FILE - In this May 6, 2013, file photo, Minnesota Twins first baseman Justin Morneau fields a ground out by Boston Red Sox’s Jacoby Ellsbury (2) during the first inning of a baseball game at Fenway Park in Boston. Morneau, the 2006 AL MVP award winner and Minnesota Twins first baseman whose career was derailed by concussion symptoms, has decided to retire with 1,603 hits and 247 home runs over 14 major league seasons. (AP Photo/Charles Krupa, File)

Canadian Justin Morneau announces retirement after 14-year MLB career

Justin Morneau doesn’t like to think about what could have been.

So when the New Westminster, B.C., native was asked Wednesday at his retirement ceremony about the concussion that derailed his 2010 MVP-calibre season, he cracked a joke about it instead.

Morneau took a knee to the head from Blue Jays infielder John McDonald while sliding into second base during a game in Toronto, resulting in concussion symptoms that cost him half of that season and lingered for years.

“One of the lessons I wrote down here — you know, hard work, be humble — one of them says ‘don’t break up a double play with your head,”’ the 36-year-old said with a laugh during his news conference at Target Field. “It was one of those things, just a random play.

“I look at it now and it’s kinda funny because you can’t break up a double play anymore — what would have happened, you know? But what’s the point in (thinking) that, it doesn’t do you any good. What ifs and what could have beens don’t matter.”

Morneau, who was drafted by the Twins in 1999 out of New Westminster High School, played 11 seasons in Minnesota from 2003 to 2013. His best year came in 2006, when he won the American League MVP award while leading the Twins to a Central Division title.

The four-time all-star first baseman was batting .345 with a 1.055 on-base plus slugging percentage through 81 games when he slid head-first into McDonald’s knee.

But Morneau holds no hard feelings for McDonald, who approached him with a “genuine, heartfelt apology” years after the play.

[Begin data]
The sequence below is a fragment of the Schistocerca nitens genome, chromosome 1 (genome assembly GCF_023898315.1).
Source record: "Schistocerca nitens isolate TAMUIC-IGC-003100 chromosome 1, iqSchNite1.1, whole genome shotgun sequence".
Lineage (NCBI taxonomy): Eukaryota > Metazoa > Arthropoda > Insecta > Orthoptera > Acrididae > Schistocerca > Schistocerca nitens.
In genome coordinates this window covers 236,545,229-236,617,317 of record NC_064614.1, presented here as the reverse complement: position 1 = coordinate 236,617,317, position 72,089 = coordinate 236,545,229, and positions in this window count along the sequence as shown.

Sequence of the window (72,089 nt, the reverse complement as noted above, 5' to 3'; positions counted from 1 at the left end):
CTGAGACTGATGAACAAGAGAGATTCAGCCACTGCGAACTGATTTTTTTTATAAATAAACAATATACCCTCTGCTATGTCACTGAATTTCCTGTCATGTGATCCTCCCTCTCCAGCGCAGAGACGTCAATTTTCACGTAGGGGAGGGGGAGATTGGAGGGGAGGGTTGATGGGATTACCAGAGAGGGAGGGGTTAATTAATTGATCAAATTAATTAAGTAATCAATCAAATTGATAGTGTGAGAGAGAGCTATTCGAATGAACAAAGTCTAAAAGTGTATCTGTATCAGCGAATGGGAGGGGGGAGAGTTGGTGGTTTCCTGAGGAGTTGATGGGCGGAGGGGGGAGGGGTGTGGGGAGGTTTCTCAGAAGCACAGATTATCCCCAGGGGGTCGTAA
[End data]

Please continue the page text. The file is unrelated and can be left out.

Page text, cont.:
“It was still on his mind years later that he had impacted my career in that way and obviously unintentionally,” Morneau said. “You have a lot of respect for a guy like that who can take time out of their day to do something like that.”

Morneau produced one more strong year after the concussion, winning an NL batting title with the Colorado Rockies in 2014.

He didn’t play last season but appeared in 58 games for the Chicago White Sox in 2016 and finished his career with 1,603 hits and 247 home runs.

Morneau, who will now serve as a special assistant to baseball operations with the Twins, helping with the amateur draft and being a resource for player acquisitions, said he knew it was time to retire after going unsigned as a free agent last season.

“When you’re getting more calls to coach the kid’s T-ball team (than calls from MLB teams) … sometimes that decision gets made for you,” Morneau said with a smile. “As much as you want to play, and I think I’ll always have that desire to compete … it was time. The game lets you know.”

While he didn’t appear in a major league game in 2017, Morneau, a staunch supporter of Canadian baseball, did suit up for Canada’s World Baseball Classic team. He also played in each of the previous three WBC’s.

Cale Iorg, a teammate of Morneau’s on the 2013 WBC roster and son of former Blue Jay Garth Iorg, remembers Morneau organizing a street hockey game in his Arizona cul-de-sac after a day of training at the park.

“We all hung out, ate, swam in his pool and played some intense street hockey,” Iorg said in an email to The Canadian Press. “That was the only time I ever got to meet him, but what a great guy. I really enjoyed being around him.”

Morneau said Wednesday he’s looking forward to his new role with the Twins and the possibility of “having an impact on a younger player’s career.”

That’s something he already has some experience with.

Former Twins teammate Andrew Albers of North Battleford, Sask., said Morneau took him under his wings when he was called up to the big leagues in 2013.

“He was a big influence on me. He showed me the ins and outs up there,” Albers said. “Not only that but he exemplified how a professional baseball player should go about his business on a daily basis.

“He had tremendous character and leadership and he was such a hard worker. He exemplified what it took to get to that elite level.”

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